He seems to recognise that he's on to a good thing with Helen. "She's also the best person I know, so that helps," he says, with a little smile. She's from Gormanstown, a town near where he grew up, and they've been together since they were both 18. It sounds like a proper childhood sweetheart love story – a romance narrative worthy of Once Upon A Time. "Touch wood!" he says with a laugh, when I mention it. He doesn't think it's unusually to have married young. "My parents, they got married in their late teens, early twenties, so it's all relative to modern society. But there's no explanation for it. We were in love with each other and why would we not?" he says.
He's wearing a big, silver crucifix – he seems to wear it all the time when he's not on screen, and I can't help wondering if it's a fashion statement or a statement of faith.
"My wife got it for me, " he says, "because I'd always sort of wanted one. I guess my faith is important to me. It's just one of those things where it's not about a religion, it's just about what things mean to you. Especially with the way things are back home in Ireland ... I guess faith is important to me," he repeats, a bit uncertainly, trying to carefully sidestep his way around getting drawn into a big discussion about Church, State, scandal and hypocrisy in the middle of Disney press junket where he's supposed to be talking about fairytales.
"Especially having done a film about exorcism," he says finally, finding his way back to the work. It makes you question a lot of stuff as to whether or not you believe in stuff, and what people believe in and why and exorcisms, and whether or not people believe in demons." Phew!
Last year, he left Drogheda, which has continued to be his base all along, and headed off to Canada for an eight-month stint to film the show.
This year, he's back for another months-long stretch again to film series three, but this time as a newly minted long-term character.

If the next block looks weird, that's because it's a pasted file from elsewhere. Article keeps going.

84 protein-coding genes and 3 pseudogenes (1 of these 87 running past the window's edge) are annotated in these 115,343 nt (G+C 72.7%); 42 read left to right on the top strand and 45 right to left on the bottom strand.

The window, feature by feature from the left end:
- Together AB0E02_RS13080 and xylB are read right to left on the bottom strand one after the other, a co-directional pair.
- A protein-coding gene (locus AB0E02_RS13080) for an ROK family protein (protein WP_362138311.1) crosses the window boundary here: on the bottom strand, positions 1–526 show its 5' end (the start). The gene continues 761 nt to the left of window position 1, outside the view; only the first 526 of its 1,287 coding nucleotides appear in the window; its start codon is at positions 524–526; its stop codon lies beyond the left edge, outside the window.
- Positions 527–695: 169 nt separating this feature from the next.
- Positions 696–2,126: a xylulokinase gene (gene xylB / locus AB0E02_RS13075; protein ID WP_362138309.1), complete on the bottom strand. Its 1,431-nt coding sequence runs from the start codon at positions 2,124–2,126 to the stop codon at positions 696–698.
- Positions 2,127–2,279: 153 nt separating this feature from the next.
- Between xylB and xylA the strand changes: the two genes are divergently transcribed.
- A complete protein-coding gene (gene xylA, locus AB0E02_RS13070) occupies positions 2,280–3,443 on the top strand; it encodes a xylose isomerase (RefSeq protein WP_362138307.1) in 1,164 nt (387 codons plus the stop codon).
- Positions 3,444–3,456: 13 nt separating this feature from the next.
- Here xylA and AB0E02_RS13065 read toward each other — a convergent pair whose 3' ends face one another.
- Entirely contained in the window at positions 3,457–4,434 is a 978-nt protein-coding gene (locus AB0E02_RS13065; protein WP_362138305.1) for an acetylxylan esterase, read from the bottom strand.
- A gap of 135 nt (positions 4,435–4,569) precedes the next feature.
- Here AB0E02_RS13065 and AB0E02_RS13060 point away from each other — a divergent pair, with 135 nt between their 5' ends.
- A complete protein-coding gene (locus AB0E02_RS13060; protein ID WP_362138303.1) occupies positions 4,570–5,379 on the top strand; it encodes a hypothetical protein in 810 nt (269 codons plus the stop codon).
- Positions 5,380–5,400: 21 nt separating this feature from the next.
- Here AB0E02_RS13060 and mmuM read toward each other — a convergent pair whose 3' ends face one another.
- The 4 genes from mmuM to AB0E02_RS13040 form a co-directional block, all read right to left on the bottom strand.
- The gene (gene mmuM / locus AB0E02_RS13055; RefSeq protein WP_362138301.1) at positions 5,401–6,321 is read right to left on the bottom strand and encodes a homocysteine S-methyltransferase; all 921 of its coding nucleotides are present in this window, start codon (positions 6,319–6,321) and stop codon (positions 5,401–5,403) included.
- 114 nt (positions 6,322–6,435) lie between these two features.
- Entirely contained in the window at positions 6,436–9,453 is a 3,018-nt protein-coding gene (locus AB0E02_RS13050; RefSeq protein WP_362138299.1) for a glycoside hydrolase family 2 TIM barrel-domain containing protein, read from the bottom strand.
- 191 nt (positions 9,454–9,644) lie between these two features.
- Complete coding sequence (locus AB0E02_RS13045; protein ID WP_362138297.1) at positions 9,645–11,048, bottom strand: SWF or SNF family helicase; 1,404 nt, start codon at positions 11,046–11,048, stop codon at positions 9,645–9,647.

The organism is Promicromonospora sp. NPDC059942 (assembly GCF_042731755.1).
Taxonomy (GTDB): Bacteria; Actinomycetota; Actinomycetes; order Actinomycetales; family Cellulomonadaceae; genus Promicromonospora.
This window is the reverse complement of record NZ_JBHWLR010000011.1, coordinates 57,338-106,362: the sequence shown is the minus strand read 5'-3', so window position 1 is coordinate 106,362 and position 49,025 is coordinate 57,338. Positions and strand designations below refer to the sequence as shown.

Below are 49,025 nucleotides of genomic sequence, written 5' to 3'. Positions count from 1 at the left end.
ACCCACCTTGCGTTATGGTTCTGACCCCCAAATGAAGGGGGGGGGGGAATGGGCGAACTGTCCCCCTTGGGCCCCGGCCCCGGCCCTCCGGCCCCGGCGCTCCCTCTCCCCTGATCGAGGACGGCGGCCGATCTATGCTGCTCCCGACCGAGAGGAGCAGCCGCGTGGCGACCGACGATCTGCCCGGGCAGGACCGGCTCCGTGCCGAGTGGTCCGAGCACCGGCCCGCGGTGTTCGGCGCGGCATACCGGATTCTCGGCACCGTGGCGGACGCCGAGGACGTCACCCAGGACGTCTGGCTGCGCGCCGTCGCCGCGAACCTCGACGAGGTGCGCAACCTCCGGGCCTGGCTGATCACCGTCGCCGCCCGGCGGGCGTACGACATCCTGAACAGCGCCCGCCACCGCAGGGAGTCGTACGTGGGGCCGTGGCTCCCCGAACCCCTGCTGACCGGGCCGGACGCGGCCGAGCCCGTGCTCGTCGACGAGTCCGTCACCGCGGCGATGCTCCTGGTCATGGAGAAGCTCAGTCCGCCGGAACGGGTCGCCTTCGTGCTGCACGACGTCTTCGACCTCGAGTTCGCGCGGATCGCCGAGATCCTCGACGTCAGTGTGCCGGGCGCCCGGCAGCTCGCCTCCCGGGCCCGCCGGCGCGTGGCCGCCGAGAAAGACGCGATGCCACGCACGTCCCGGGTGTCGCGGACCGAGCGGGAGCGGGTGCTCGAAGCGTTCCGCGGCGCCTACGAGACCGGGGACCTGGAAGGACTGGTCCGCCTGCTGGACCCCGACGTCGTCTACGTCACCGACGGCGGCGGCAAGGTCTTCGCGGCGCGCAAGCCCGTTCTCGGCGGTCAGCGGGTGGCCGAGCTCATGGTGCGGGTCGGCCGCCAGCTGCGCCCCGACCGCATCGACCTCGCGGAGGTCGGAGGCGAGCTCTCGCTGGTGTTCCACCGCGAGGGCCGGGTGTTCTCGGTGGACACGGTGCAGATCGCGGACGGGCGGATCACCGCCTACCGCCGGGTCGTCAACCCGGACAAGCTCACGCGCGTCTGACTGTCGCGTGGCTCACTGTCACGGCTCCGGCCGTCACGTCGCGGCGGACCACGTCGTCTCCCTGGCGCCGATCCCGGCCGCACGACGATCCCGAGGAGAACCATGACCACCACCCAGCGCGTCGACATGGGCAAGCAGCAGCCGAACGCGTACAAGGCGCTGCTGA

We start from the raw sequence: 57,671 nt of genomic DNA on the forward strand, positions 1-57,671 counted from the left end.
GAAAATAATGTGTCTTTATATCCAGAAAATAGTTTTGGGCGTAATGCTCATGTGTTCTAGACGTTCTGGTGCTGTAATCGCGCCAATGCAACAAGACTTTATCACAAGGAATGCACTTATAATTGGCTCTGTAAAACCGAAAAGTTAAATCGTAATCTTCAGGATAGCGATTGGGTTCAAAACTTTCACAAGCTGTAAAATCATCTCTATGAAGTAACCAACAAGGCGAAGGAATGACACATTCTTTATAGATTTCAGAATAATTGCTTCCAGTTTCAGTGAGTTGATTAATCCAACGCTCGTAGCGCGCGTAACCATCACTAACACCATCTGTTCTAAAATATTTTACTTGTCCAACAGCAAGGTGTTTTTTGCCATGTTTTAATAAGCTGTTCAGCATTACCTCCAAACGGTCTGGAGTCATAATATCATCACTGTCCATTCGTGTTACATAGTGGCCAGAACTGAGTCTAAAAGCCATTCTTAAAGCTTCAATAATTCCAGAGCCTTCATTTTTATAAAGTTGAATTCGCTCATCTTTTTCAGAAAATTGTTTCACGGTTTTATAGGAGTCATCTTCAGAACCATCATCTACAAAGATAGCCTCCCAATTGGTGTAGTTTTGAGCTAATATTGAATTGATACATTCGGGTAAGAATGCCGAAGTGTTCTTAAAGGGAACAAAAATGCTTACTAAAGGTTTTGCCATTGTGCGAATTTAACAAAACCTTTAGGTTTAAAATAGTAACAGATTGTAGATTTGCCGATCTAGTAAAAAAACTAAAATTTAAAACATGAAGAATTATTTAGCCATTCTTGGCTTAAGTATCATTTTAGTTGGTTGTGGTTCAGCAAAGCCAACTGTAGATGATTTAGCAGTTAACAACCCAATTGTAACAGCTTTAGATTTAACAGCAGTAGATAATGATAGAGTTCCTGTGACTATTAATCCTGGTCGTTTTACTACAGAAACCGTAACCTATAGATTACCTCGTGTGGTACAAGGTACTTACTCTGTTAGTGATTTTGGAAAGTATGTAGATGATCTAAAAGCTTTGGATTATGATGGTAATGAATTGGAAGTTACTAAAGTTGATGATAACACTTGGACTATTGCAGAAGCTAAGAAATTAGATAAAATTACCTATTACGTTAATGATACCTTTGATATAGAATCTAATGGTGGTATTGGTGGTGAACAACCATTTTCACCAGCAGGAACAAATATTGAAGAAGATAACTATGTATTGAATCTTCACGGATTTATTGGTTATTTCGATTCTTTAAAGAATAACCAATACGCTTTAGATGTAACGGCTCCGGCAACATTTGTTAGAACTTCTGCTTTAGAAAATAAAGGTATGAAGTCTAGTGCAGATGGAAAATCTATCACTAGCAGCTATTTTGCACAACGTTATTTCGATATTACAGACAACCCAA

"Technically I'm still based in Ireland," he says. "I've been with Helen (for years) and she's a school teacher, so you wanna be with your family and your friends as well.
"So I never wanted to go right, I'm moving to London to try it out."
He's always been hesitant about moving away, but now it seems the work had made the decision for him, so he's taken his wife with him. It meant leaving his beloved band, which he admits was a wrench.
"I set the band up 10 years ago with the singer and we're all very close and still are. The guys are all great because they've understood. They've always been accepting of me going off to do this or a film or a play or whatever. It was a tough decision. But it was in a sense made for me because I was away for so long."
It's also meant getting his first taste of life as a budding celebrity. "I went with my wife to get some ice-cream recently, and one person recognised me. And then they started shouting, 'Captain Hook! Captain Hook!' And then everybody turned around, and my wife was just sitting there eating her ice cream just laughing ... You don't get that back home in Ireland," he says.
Well, it's only a matter of time for Colin, no doubt. But in the meantime, that unassuming humility remains intact. "I'm just delighted to have the opportunity to have a job," he says.
Once Upon A Time continues on Saturdays at 4.20pm, RTE One.